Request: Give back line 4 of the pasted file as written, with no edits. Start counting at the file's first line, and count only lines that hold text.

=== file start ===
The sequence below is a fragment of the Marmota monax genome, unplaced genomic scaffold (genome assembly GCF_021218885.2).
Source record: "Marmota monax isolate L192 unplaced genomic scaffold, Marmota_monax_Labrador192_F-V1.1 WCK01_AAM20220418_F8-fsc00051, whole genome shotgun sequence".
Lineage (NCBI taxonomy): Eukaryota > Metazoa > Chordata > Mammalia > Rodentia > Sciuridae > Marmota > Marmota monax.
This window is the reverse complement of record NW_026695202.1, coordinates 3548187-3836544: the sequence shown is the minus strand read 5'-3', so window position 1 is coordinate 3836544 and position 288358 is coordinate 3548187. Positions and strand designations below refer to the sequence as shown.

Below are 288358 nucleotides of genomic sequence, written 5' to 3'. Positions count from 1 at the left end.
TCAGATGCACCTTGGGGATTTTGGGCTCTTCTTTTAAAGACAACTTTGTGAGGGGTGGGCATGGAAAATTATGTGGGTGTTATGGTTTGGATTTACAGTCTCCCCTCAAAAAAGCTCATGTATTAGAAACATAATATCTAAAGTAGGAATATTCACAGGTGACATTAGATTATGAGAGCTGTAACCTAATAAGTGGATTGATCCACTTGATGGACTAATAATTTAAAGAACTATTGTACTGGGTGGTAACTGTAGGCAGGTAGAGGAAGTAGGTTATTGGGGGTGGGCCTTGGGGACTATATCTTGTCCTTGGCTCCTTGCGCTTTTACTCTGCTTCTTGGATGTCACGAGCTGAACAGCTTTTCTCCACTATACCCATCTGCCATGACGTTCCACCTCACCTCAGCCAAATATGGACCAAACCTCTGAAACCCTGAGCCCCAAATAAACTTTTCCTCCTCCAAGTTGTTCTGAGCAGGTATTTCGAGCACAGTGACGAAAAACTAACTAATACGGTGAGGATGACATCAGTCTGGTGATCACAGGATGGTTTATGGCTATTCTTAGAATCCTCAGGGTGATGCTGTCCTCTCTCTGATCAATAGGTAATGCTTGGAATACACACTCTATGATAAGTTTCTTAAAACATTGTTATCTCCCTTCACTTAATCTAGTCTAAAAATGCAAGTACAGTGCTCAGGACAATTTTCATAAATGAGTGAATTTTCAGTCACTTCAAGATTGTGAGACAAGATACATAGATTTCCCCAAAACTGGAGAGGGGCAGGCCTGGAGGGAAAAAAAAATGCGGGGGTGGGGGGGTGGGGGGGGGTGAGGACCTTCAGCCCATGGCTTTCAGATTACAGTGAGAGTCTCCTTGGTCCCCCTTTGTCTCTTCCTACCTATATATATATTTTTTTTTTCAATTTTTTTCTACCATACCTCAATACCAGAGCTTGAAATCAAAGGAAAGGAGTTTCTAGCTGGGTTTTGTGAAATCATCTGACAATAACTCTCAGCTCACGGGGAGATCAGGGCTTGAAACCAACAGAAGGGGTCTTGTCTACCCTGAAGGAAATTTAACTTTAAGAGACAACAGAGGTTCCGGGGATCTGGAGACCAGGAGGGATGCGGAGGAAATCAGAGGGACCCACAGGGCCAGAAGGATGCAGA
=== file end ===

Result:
This window is the reverse complement of record NW_026695202.1, coordinates 3548187-3836544: the sequence shown is the minus strand read 5'-3', so window position 1 is coordinate 3836544 and position 288358 is coordinate 3548187. Positions and strand designations below refer to the sequence as shown.